Street-vended foods (or street foods) are becoming an indispensable component of the food system in many cities of developing countries, increasingly emphasized by the rapid urbanization process, and significantly contribute to the food security of people who rely on their daily and widespread availability. Street foods represent, indeed, a regular source of income for million of sellers, local producers and processors, but also contribute to national economic growth: in Zambia street food sales have an annual turnover of US $100 million and employ around 16,000 people (mostly female with minimal education), and in Mexico generate around 12.7% of the Gross National Product and employ 28.5% of the national labour force. Due to their easy accessibility and diversified supply of meals, street foods also represent an inexpensive and accessible means for low income communities of meeting their basic nutritional needs: in Africa, for example, street alimentation enables 80% of urban populations to feed themselves easily and at lower prices and represents around 40% of the expenditure of their food budget. Despite the nutritional, social and economic benefits that may originate from it, the selling of street foods raises serious concerns for the health of urban population. The major concern is related to food safety, in particular due to biological agents and chemical substances in food products presented to the public. Over the years, the microbiological hazards have been deeply examined, though proper management and communication require further efforts; on the other hand, a lot still needs to be clarified about chemical/toxicological hazards and, in particular, on the measures that can be taken in order to prevent them or reduce the probability of their occurrence. A framework is needed for risk analysis of widespread products of street foods as meat, fish, cereals, nuts and water, in order to: identify the main chemical hazards; assess the likelihood of significant exposures under credible consumption patterns; characterize the toxicological risks for the general population. Starting from the intrinsic vulnerability of the mentioned food matrices to different chemicals, points of particular attention should be considered in order to produce recommendations addressed to the food vendors, thus protecting the healthy and social value of their goods. For instance: Area of vending. Since street food stalls are mainly placed in the most congested streets, close to manufacturing activities, bus/train stations, etc., foods and water are often exposed to several airborne chemicals, such as heavy metals, dioxins, polycyclic hydrocarbons and particulates. Selection of raw materials. Organic and inorganic pollutants, for instance, have different lipophilicity, thus implicating different accumulation patterns depending on the food composition. Storage. Inadequate temperature, time, moisture and storage facilities encourage the growth of mycotoxin producing fungi in numerous raw materials, mainly cereals, dry fruits, spices, coffee and cocoa. Food processing and cooking practices. Anti-nutritional factors in foods can be reduced by adequate processing and, consequently, bioavailability of nutrients will increase: e.g., the augmented bioavailability of iron and zinc and the digestibility of proteins in sorghum. The occurrence in foods of carcinogenic polycyclic aromatic hydrocarbons is strictly correlated to specific food processing, such as smoking, broiling, roasting and frying. Cooking tools. Inappropriate cookware, food containers and packaging and kitchen utensils used for and during the preparation, cooking, and serving, as well as the storage of food and raw materials, may determine the leaching of heavy metals and other chemicals in the food. Cleaning practices. The excessive or wrong use of insecticides and cleaning agents in the vending sites may determine the laying down of chemicals directly on the surface of the foodstuffs.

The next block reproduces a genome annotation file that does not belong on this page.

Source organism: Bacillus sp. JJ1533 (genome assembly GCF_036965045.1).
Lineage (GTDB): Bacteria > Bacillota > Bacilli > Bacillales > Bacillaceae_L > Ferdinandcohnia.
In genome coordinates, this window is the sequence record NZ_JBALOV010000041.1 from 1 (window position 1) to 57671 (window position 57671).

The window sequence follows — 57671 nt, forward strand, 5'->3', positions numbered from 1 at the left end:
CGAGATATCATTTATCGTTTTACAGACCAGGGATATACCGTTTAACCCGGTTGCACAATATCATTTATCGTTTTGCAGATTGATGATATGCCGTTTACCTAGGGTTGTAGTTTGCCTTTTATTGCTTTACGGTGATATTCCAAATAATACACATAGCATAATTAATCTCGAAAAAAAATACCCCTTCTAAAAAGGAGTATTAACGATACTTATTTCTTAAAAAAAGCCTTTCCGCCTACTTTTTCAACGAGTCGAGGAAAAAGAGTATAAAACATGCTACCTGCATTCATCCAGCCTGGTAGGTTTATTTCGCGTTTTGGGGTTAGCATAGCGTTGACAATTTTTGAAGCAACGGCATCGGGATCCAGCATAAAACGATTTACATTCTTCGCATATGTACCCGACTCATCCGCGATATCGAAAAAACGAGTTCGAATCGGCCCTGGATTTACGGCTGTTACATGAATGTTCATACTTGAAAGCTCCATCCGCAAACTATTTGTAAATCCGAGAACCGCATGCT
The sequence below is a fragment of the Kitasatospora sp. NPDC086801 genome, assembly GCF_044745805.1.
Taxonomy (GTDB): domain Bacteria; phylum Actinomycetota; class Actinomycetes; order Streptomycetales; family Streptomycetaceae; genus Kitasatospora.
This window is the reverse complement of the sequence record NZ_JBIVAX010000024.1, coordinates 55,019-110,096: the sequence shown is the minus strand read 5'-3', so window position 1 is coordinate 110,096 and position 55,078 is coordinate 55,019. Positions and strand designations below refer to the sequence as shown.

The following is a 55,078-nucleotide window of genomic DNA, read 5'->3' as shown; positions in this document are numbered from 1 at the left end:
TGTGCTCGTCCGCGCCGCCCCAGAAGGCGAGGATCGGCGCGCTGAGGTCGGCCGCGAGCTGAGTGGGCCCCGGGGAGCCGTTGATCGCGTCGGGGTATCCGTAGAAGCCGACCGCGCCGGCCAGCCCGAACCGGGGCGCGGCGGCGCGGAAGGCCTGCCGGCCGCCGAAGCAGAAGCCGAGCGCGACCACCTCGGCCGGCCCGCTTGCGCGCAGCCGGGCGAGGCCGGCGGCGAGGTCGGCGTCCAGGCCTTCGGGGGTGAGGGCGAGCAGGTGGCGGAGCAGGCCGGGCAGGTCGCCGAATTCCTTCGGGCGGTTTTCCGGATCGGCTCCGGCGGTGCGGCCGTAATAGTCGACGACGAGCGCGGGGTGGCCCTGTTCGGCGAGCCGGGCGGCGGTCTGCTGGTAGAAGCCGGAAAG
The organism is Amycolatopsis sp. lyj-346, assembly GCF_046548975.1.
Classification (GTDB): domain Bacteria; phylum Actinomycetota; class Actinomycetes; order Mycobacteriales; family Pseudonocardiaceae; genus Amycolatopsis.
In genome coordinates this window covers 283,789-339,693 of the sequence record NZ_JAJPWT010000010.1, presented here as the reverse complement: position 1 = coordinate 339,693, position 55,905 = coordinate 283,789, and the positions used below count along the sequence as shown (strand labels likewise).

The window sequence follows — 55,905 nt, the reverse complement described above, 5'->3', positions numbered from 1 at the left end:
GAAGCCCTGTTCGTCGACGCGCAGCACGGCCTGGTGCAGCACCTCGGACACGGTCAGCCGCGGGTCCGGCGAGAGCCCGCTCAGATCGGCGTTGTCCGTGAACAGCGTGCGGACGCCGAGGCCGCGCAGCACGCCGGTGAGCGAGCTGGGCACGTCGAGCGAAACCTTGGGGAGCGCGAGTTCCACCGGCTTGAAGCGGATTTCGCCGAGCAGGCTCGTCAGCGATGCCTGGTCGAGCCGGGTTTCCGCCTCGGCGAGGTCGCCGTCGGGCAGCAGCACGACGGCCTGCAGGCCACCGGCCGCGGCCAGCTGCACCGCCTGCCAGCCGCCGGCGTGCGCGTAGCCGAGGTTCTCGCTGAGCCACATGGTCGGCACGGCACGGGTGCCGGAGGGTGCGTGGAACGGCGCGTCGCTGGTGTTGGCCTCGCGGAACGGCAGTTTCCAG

Numerous improper habits and practices carried out by the street food vendors can lead to toxicant exposures with long-term or transgenerational effects; however, these can be mitigated by the implementation of street food-targeted good practices. The quality of the street foods sector needs improvement in order to reduce the risks for food safety while maintaining the food security value.
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7th January 2011
PhD student in the “Food quality and Safety” area at the Italian Catholic University.